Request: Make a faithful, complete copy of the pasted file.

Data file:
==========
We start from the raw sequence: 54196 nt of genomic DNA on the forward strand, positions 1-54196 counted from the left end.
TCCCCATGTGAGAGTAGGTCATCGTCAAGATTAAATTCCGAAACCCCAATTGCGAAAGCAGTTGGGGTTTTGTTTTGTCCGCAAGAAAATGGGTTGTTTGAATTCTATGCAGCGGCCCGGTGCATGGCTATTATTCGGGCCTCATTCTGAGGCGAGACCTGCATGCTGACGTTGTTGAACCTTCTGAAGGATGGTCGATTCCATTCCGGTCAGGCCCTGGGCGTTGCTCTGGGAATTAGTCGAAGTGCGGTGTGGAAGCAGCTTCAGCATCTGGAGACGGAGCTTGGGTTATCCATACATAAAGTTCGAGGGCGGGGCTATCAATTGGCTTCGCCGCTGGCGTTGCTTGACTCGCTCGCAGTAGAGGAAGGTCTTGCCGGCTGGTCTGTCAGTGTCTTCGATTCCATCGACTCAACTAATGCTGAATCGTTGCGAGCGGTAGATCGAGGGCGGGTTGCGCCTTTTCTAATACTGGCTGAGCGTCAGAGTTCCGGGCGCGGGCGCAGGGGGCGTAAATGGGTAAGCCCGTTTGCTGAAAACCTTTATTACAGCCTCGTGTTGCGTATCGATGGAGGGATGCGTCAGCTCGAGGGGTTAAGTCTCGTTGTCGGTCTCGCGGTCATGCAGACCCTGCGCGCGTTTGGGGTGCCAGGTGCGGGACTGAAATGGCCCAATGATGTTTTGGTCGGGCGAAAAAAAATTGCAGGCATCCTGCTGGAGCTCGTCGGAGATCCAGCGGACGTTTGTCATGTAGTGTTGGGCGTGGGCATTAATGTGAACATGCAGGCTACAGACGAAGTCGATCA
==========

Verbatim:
We start from the raw sequence: 54196 nt of genomic DNA on the forward strand, positions 1-54196 counted from the left end.
TCCCCATGTGAGAGTAGGTCATCGTCAAGATTAAATTCCGAAACCCCAATTGCGAAAGCAGTTGGGGTTTTGTTTTGTCCGCAAGAAAATGGGTTGTTTGAATTCTATGCAGCGGCCCGGTGCATGGCTATTATTCGGGCCTCATTCTGAGGCGAGACCTGCATGCTGACGTTGTTGAACCTTCTGAAGGATGGTCGATTCCATTCCGGTCAGGCCCTGGGCGTTGCTCTGGGAATTAGTCGAAGTGCGGTGTGGAAGCAGCTTCAGCATCTGGAGACGGAGCTTGGGTTATCCATACATAAAGTTCGAGGGCGGGGCTATCAATTGGCTTCGCCGCTGGCGTTGCTTGACTCGCTCGCAGTAGAGGAAGGTCTTGCCGGCTGGTCTGTCAGTGTCTTCGATTCCATCGACTCAACTAATGCTGAATCGTTGCGAGCGGTAGATCGAGGGCGGGTTGCGCCTTTTCTAATACTGGCTGAGCGTCAGAGTTCCGGGCGCGGGCGCAGGGGGCGTAAATGGGTAAGCCCGTTTGCTGAAAACCTTTATTACAGCCTCGTGTTGCGTATCGATGGAGGGATGCGTCAGCTCGAGGGGTTAAGTCTCGTTGTCGGTCTCGCGGTCATGCAGACCCTGCGCGCGTTTGGGGTGCCAGGTGCGGGACTGAAATGGCCCAATGATGTTTTGGTCGGGCGAAAAAAAATTGCAGGCATCCTGCTGGAGCTCGTCGGAGATCCAGCGGACGTTTGTCATGTAGTGTTGGGCGTGGGCATTAATGTGAACATGCAGGCTACAGACGAAGTCGATCA